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Autumn Leaf Color

 

 

 

 

 

 

 

Autumn leaf colorMaple Leaf

Autumn leaf color is a phenomenon that affects the normally green leaves of many deciduous trees and shrubs by which they take on, during a few weeks in the autumn season, various shades of red, yellow, purple, black, orange, pink, magenta, blue and brown. The phenomenon is commonly called autumn colours or autumn foliage in British English and fall colors, fall foliage or simply foliage in American English.

In some areas of Canada and the United States, "leaf peeping" tourism is a major contribution to economic activity. This tourist activity occurs between the beginning of color changes and the onset of leaf fall, usually around September and October in the Northern Hemisphere and April to May in the Southern

 

Chlorophyll

A green leaf is green because of the presence of a pigment known as chlorophyll, which is inside an organelle called a chloroplast. When they are abundant in the leaf's cells, as they are during the growing season, the chlorophyll's green color dominates and Fall leafmasks out the colors of any other pigments that may be present in the leaf. Thus, the leaves of summer are characteristically green.

In this leaf, the veins are still green, while the other tissue is turning red. This produces a fractal-like pattern
Chlorophyll has a vital function: it captures solar rays and uses the resulting energy in the manufacture of the plant's food — simple sugars which are produced from water and carbon dioxide. These sugars are the basis of the plant's nourishment — the sole source of the carbohydrates needed for growth and development. In their food-manufacturing process, the chlorophylls break down, thus are being continually "used up". During the growing season, however, the plant replenishes the chlorophyll so that the supply remains high and the leaves stay green.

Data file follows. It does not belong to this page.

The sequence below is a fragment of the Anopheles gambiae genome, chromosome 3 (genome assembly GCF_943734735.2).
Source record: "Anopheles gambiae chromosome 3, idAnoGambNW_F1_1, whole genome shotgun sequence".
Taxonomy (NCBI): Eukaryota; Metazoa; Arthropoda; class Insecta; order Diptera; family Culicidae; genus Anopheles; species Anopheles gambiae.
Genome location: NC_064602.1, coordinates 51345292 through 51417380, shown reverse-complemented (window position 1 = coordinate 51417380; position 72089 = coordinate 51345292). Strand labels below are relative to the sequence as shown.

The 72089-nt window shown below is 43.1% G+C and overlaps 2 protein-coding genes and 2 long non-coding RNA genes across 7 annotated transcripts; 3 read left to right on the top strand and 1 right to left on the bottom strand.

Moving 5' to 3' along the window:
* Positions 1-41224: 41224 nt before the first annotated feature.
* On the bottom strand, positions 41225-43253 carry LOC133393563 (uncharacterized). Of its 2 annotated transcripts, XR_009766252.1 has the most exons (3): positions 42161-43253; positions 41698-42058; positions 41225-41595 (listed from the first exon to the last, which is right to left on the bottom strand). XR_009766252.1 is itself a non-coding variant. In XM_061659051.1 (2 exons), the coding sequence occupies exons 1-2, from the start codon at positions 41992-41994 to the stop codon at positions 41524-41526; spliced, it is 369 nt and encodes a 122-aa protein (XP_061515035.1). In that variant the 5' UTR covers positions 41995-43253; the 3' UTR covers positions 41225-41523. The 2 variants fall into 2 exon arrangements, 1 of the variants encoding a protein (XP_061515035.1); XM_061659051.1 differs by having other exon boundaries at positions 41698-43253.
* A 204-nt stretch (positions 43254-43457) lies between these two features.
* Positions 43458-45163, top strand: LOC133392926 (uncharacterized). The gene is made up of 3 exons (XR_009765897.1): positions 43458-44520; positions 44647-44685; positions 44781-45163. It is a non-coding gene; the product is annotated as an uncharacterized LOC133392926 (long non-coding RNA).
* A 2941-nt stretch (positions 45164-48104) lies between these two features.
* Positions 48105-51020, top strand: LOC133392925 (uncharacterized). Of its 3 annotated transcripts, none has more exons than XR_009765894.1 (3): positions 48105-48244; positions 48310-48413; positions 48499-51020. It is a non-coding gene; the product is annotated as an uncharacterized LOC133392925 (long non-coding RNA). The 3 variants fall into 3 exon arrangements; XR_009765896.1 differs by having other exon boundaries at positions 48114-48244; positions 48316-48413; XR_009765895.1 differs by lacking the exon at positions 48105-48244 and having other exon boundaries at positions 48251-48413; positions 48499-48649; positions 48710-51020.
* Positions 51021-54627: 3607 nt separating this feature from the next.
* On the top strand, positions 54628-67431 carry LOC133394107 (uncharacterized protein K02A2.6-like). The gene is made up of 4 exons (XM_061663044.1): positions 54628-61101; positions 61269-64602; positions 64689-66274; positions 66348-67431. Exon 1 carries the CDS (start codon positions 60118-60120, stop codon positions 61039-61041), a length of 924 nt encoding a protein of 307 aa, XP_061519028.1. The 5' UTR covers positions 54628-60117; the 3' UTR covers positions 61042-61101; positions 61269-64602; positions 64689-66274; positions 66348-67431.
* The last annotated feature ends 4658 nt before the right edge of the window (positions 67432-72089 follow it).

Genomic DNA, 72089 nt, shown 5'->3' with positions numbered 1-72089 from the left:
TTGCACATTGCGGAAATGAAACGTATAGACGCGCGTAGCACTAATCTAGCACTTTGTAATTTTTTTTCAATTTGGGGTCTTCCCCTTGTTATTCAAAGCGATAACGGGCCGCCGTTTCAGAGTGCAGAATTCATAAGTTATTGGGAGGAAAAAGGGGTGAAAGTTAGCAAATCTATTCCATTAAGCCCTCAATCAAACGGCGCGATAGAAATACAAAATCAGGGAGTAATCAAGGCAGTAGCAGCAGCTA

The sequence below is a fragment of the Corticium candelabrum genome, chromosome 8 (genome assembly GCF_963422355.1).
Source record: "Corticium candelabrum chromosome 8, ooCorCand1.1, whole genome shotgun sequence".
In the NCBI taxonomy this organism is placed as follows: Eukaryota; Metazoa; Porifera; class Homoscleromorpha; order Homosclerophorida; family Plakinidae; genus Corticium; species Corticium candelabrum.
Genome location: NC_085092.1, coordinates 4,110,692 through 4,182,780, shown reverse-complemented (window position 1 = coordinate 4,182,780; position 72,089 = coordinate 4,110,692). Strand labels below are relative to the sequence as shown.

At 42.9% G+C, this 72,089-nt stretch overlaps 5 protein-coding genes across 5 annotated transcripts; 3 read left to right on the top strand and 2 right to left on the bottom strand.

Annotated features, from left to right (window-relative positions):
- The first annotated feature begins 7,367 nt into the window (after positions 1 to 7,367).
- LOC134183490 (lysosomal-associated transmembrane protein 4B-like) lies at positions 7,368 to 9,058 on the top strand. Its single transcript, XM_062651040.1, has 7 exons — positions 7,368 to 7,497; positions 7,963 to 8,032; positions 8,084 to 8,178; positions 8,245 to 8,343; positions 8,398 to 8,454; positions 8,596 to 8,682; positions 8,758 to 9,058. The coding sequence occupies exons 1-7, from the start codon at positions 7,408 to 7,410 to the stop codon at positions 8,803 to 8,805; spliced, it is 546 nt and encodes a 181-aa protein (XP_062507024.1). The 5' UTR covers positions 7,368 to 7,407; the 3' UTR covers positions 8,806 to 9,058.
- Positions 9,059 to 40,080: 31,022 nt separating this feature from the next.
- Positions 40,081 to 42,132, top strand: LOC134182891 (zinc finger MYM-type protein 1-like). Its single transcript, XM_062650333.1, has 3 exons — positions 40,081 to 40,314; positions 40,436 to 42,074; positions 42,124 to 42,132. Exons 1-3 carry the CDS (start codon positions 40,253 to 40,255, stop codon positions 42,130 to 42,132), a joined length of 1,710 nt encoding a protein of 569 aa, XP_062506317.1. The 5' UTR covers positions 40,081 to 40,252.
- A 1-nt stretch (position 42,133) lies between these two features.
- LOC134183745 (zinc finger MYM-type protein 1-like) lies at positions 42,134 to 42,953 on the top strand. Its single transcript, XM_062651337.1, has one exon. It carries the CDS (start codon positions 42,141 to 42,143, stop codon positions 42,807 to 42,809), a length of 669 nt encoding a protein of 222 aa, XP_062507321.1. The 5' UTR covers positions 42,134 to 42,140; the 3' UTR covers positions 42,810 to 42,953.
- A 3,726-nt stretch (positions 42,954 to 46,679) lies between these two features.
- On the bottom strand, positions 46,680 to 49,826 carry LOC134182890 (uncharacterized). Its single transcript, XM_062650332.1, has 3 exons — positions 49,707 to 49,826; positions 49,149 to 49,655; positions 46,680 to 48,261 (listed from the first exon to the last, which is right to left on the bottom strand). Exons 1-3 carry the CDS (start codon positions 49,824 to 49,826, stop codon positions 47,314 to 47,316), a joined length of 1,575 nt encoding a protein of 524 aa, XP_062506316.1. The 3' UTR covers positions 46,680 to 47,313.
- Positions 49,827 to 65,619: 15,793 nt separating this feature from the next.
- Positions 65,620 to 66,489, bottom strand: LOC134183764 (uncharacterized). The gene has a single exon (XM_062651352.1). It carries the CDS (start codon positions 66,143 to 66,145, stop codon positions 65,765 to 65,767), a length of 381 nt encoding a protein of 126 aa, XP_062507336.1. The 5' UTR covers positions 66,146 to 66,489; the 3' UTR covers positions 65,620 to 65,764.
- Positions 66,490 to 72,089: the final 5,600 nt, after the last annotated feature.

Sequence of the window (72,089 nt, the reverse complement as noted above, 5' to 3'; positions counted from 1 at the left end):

Anthocyanins

The reds, the purples, and their blended combinations that decorate autumn foliage come from another group of pigments in the cells called anthocyanins. Unlike the carotenoids, these pigmentsAnthocyanins are not present in the leaf throughout the growing season, but are actively produced towards the end of summer. They develop in late summer in the sap of the cells of the leaf, and this development is the result of complex interactions of many influences—both inside and outside the plant. Their formation depends on the breakdown of sugars in the presence of bright light as the level of phosphate in the leaf is reduced.

During the summer growing season, phosphate is at a high level. It has a vital role in the breakdown of the sugars manufactured by chlorophyll, but in the fall, phosphate, along with the other chemicals and nutrients, moves out of the leaf into the stem of the plant. When this happens, the sugar-breakdown process changes, leading to the production of anthocyanin pigments. The brighter the light during this period, the greater the production of anthocyanins and the more brilliant the resulting color display. When the days of autumn are bright and cool, and the nights are chilly but not freezing, the brightest colorations usually develop.timeanddate.com

 

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